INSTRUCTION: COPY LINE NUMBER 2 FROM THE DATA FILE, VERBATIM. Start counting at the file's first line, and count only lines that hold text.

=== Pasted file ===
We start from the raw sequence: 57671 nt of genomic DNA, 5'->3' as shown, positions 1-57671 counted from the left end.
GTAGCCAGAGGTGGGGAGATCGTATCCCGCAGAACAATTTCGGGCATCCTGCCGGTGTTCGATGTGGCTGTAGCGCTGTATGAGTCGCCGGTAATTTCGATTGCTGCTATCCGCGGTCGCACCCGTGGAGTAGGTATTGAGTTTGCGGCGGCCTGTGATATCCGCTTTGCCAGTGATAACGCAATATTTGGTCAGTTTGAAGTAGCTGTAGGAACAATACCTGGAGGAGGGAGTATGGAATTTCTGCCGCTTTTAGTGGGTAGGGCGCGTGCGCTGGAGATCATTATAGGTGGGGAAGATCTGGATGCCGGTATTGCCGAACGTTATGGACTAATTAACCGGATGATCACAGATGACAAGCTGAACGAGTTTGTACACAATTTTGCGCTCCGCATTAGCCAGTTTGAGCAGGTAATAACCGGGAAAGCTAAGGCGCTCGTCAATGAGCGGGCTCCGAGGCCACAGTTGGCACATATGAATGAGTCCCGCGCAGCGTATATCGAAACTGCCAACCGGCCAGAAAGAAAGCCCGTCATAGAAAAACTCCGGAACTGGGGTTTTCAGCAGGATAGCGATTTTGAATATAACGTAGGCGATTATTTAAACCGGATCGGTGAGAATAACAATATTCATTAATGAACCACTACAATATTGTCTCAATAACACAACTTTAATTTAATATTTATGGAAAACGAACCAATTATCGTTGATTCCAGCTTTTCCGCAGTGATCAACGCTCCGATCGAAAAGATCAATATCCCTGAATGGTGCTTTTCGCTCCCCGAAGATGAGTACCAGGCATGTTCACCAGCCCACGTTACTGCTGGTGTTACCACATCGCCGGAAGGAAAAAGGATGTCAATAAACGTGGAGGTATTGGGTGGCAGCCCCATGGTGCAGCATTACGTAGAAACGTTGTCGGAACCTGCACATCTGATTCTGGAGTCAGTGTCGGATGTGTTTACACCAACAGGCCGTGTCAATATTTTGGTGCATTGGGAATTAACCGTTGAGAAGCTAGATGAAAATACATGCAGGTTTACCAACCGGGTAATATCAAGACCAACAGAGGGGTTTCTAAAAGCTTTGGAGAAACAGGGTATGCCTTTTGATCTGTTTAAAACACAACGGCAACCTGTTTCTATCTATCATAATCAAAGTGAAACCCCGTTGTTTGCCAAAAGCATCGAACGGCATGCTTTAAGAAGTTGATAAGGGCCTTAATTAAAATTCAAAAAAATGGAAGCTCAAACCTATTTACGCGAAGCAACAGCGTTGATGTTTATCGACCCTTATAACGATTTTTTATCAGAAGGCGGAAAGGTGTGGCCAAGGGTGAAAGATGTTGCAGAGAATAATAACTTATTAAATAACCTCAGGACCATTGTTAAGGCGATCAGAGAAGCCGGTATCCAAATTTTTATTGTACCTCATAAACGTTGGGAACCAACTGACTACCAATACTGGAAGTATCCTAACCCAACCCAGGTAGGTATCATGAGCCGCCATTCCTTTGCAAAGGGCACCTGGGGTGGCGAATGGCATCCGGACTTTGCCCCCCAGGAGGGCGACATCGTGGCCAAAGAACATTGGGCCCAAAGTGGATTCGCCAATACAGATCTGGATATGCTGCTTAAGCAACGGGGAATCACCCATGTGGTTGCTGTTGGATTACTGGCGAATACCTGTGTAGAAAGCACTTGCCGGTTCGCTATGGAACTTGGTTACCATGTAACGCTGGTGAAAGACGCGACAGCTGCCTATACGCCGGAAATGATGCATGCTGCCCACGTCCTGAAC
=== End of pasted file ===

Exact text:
GTAGCCAGAGGTGGGGAGATCGTATCCCGCAGAACAATTTCGGGCATCCTGCCGGTGTTCGATGTGGCTGTAGCGCTGTATGAGTCGCCGGTAATTTCGATTGCTGCTATCCGCGGTCGCACCCGTGGAGTAGGTATTGAGTTTGCGGCGGCCTGTGATATCCGCTTTGCCAGTGATAACGCAATATTTGGTCAGTTTGAAGTAGCTGTAGGAACAATACCTGGAGGAGGGAGTATGGAATTTCTGCCGCTTTTAGTGGGTAGGGCGCGTGCGCTGGAGATCATTATAGGTGGGGAAGATCTGGATGCCGGTATTGCCGAACGTTATGGACTAATTAACCGGATGATCACAGATGACAAGCTGAACGAGTTTGTACACAATTTTGCGCTCCGCATTAGCCAGTTTGAGCAGGTAATAACCGGGAAAGCTAAGGCGCTCGTCAATGAGCGGGCTCCGAGGCCACAGTTGGCACATATGAATGAGTCCCGCGCAGCGTATATCGAAACTGCCAACCGGCCAGAAAGAAAGCCCGTCATAGAAAAACTCCGGAACTGGGGTTTTCAGCAGGATAGCGATTTTGAATATAACGTAGGCGATTATTTAAACCGGATCGGTGAGAATAACAATATTCATTAATGAACCACTACAATATTGTCTCAATAACACAACTTTAATTTAATATTTATGGAAAACGAACCAATTATCGTTGATTCCAGCTTTTCCGCAGTGATCAACGCTCCGATCGAAAAGATCAATATCCCTGAATGGTGCTTTTCGCTCCCCGAAGATGAGTACCAGGCATGTTCACCAGCCCACGTTACTGCTGGTGTTACCACATCGCCGGAAGGAAAAAGGATGTCAATAAACGTGGAGGTATTGGGTGGCAGCCCCATGGTGCAGCATTACGTAGAAACGTTGTCGGAACCTGCACATCTGATTCTGGAGTCAGTGTCGGATGTGTTTACACCAACAGGCCGTGTCAATATTTTGGTGCATTGGGAATTAACCGTTGAGAAGCTAGATGAAAATACATGCAGGTTTACCAACCGGGTAATATCAAGACCAACAGAGGGGTTTCTAAAAGCTTTGGAGAAACAGGGTATGCCTTTTGATCTGTTTAAAACACAACGGCAACCTGTTTCTATCTATCATAATCAAAGTGAAACCCCGTTGTTTGCCAAAAGCATCGAACGGCATGCTTTAAGAAGTTGATAAGGGCCTTAATTAAAATTCAAAAAAATGGAAGCTCAAACCTATTTACGCGAAGCAACAGCGTTGATGTTTATCGACCCTTATAACGATTTTTTATCAGAAGGCGGAAAGGTGTGGCCAAGGGTGAAAGATGTTGCAGAGAATAATAACTTATTAAATAACCTCAGGACCATTGTTAAGGCGATCAGAGAAGCCGGTATCCAAATTTTTATTGTACCTCATAAACGTTGGGAACCAACTGACTACCAATACTGGAAGTATCCTAACCCAACCCAGGTAGGTATCATGAGCCGCCATTCCTTTGCAAAGGGCACCTGGGGTGGCGAATGGCATCCGGACTTTGCCCCCCAGGAGGGCGACATCGTGGCCAAAGAACATTGGGCCCAAAGTGGATTCGCCAATACAGATCTGGATATGCTGCTTAAGCAACGGGGAATCACCCATGTGGTTGCTGTTGGATTACTGGCGAATACCTGTGTAGAAAGCACTTGCCGGTTCGCTATGGAACTTGGTTACCATGTAACGCTGGTGAAAGACGCGACAGCTGCCTATACGCCGGAAATGATGCATGCTGCCCACGTCCTGAAC